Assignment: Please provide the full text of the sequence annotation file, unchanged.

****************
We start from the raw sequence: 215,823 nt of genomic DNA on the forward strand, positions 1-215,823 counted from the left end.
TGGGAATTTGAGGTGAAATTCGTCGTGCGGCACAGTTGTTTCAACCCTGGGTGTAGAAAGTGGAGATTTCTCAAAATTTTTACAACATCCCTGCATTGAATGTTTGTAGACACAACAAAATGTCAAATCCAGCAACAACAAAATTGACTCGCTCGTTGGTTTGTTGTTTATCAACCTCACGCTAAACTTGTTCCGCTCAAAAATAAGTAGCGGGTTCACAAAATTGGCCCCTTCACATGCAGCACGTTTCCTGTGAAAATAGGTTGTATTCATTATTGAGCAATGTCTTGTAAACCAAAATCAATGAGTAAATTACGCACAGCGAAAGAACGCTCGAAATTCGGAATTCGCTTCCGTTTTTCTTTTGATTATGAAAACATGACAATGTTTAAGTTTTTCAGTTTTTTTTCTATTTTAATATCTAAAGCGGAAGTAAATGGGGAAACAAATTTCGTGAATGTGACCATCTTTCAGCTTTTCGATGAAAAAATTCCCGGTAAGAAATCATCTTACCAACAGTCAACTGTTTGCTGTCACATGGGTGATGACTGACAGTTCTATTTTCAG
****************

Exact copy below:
We start from the raw sequence: 215,823 nt of genomic DNA on the forward strand, positions 1-215,823 counted from the left end.
TGGGAATTTGAGGTGAAATTCGTCGTGCGGCACAGTTGTTTCAACCCTGGGTGTAGAAAGTGGAGATTTCTCAAAATTTTTACAACATCCCTGCATTGAATGTTTGTAGACACAACAAAATGTCAAATCCAGCAACAACAAAATTGACTCGCTCGTTGGTTTGTTGTTTATCAACCTCACGCTAAACTTGTTCCGCTCAAAAATAAGTAGCGGGTTCACAAAATTGGCCCCTTCACATGCAGCACGTTTCCTGTGAAAATAGGTTGTATTCATTATTGAGCAATGTCTTGTAAACCAAAATCAATGAGTAAATTACGCACAGCGAAAGAACGCTCGAAATTCGGAATTCGCTTCCGTTTTTCTTTTGATTATGAAAACATGACAATGTTTAAGTTTTTCAGTTTTTTTTCTATTTTAATATCTAAAGCGGAAGTAAATGGGGAAACAAATTTCGTGAATGTGACCATCTTTCAGCTTTTCGATGAAAAAATTCCCGGTAAGAAATCATCTTACCAACAGTCAACTGTTTGCTGTCACATGGGTGATGACTGACAGTTCTATTTTCAG